The Mesh: Connecting with environmental damage

Exhibition investigates our overworked eco-system and the hope for repair

“The Mesh”, an art installation by Keith Armstrong, with contributions by Thabang Mofokeng was exhibited at the University of the Free State’s Johannes Stegmann Art Gallery earlier this month, Thabo Twala reports.

Following a lecture on cultural studies with a particular focus on the broadened definition of the concept of a “text”, I felt the need to try and look at things from that perspective. Now, I certainly wasn’t going to read an activity like studying, as a text. That gets enough attention as it is. I would prefer something leisurely and out of my daily routine. Keith Armstrong’s art work came to my attention and his exhibition became the object of my reading.

One of the artworks in this interactive, experiential exhibition is titled “Eremocene (Age of Loneliness)”, it is a video installation described as an “internally glowing creature” that is observable through a set of peepholes highlighted by a neon strip necessitated by the almost pitch-dark room which hosts it. The accompanying sounds which haunt the installation seem to charm the glowing creature as one would a snake.

These elements combined establish a sense of immersion which reinforces the fact that we are on the outside looking in, despite our sensory vulnerability in this space.

Contributing artist Mofokeng’s work “O Tswellang” seems to emphasise Armstrong’s visual art. Mofokeng’s “O Tswellang” reads: “there is no time to complain, the only remaining time is to start implementing change. If not, we will perish” and in Sesotho “ha ho na nako ea ho chacheha ka mohono, nako e setseng ke ea hore re fetohe eseng moo re tla timela”.

One of the most engaging works in this exhibition is titled “Seasonal”. This three-part installation includes a projection of images sourced from “the subtle transitions between what Europeans once named ‘Summer’ and ‘Autumn’ and the multiple seasons recognised by indigenous cultures”.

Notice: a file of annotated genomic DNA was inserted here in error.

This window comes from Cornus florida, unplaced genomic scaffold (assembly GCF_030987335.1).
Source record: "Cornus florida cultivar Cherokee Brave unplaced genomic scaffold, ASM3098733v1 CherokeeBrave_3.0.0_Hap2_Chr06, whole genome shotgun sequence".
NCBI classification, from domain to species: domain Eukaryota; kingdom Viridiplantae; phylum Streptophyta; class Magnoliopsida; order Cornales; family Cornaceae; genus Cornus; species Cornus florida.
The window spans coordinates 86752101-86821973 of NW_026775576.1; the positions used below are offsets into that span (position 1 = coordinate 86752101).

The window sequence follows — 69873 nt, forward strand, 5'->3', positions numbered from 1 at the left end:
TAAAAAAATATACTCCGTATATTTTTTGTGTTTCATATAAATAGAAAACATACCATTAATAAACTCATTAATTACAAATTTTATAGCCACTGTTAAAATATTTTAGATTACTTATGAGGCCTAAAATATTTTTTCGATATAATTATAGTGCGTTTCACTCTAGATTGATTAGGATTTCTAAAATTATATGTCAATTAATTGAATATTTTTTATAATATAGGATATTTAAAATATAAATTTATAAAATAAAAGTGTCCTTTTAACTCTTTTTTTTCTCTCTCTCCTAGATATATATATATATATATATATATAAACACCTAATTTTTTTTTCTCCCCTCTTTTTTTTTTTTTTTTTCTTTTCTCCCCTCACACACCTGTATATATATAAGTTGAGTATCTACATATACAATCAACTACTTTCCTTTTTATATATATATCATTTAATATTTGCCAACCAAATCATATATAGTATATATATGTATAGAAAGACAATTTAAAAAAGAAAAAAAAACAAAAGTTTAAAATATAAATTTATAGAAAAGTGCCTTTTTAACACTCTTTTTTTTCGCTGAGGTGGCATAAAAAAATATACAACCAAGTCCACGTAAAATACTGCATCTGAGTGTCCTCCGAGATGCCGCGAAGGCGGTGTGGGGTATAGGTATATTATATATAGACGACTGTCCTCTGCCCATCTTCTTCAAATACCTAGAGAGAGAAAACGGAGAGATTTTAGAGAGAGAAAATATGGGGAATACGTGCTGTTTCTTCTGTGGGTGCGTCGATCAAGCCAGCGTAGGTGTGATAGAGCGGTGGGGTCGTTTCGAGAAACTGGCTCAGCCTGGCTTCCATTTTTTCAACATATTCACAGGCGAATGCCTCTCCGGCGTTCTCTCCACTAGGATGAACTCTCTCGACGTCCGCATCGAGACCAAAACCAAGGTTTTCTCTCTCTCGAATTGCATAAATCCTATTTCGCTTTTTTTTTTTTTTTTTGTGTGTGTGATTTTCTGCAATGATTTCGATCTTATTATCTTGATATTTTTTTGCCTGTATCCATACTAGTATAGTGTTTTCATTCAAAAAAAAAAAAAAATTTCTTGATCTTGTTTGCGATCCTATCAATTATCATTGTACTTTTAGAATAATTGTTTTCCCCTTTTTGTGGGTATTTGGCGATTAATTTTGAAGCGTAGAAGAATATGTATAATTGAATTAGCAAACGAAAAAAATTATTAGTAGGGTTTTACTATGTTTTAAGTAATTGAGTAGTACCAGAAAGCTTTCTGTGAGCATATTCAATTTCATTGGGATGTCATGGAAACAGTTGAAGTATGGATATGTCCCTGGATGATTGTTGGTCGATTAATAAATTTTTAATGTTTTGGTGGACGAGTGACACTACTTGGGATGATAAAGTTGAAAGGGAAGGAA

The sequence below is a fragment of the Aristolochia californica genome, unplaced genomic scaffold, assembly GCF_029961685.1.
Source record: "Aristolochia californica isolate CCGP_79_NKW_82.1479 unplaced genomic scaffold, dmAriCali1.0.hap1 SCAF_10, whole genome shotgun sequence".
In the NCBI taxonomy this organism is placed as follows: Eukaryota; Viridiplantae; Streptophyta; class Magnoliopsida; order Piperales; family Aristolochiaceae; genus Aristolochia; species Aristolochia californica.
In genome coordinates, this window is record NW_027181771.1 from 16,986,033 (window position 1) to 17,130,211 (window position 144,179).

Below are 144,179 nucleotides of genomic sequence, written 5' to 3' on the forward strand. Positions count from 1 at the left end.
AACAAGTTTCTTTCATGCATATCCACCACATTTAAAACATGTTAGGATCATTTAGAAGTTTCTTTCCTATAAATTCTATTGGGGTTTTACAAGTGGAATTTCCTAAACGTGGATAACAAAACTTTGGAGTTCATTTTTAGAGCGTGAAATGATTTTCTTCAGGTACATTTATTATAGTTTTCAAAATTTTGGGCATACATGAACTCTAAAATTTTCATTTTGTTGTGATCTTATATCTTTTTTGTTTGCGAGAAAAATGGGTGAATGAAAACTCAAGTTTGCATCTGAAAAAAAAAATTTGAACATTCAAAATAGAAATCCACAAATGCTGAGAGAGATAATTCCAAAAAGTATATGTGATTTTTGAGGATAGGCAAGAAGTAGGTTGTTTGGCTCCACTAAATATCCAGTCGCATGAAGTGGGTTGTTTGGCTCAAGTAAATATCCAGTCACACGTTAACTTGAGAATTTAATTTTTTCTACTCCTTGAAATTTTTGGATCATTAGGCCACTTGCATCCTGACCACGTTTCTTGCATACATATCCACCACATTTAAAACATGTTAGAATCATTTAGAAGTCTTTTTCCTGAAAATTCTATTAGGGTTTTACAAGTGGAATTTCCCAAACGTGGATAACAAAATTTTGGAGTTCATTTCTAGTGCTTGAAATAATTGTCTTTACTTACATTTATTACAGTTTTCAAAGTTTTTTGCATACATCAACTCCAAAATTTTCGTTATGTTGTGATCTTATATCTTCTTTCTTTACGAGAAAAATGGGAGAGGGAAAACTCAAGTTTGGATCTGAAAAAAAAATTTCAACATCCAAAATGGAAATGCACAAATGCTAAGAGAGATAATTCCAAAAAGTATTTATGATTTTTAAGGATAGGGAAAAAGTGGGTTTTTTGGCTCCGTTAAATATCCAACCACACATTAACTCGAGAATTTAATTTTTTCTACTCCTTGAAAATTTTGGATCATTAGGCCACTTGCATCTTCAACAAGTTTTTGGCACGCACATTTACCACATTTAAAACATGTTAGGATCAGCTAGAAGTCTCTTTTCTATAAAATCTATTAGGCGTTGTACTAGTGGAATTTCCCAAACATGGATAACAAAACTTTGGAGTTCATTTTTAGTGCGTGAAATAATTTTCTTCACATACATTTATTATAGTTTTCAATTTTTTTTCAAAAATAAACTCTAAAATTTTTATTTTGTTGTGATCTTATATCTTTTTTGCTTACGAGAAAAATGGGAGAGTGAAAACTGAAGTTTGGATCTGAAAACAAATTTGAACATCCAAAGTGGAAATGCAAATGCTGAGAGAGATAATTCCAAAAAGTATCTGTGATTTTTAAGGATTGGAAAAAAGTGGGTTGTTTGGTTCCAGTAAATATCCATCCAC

The images are in a uniform state of de-generation. It strikes me that these images are the only yardstick we have to help us visualise an overworked eco-system.

This re-imagination of the meaning of the images takes place seamlessly, without any alteration to the images themselves. It reminds me of how little I’m phased by the 1 degree rise in global temperatures since the turn of the century.

The kicker to this well-articulated message is “Inter-state”.

It underscores the centrality of socio-cultural aspects, like language, in distinguishing the seemingly indistinguishable. Furthermore, it positions these aspects as an impetus for human relations at the micro-level and social action at the macro.

This is primarily done through the texts which constitutes a single revised image of the periodic table of elements in an archaic computer interface system.

The text itself contrasts “modern scientific ideas and processes of elemental organisations with the relational thinking of selected contemporary artists and philosophers”

To boil everything down and sum it up the exhibition concludes with “Shifting dusts”.

Following in the Biblical tradition the narrative of a single human’s cyclical degeneration and reformation is projected onto a bed of beach sand.

This intertextual reference imbues the text with a hope that human relations with the natural environment can be repaired to restore an overall balance.

The clarity of the images, especially at transitional phases of the aforementioned cycle, seem to contrast with the high-definition era which has locked in all popular media.

This contrast serves to remind us that while some good may be salvaged the situation we have brought ourselves to is beyond any hope for absolute repair.

Images courtesy of by i-flair photography.

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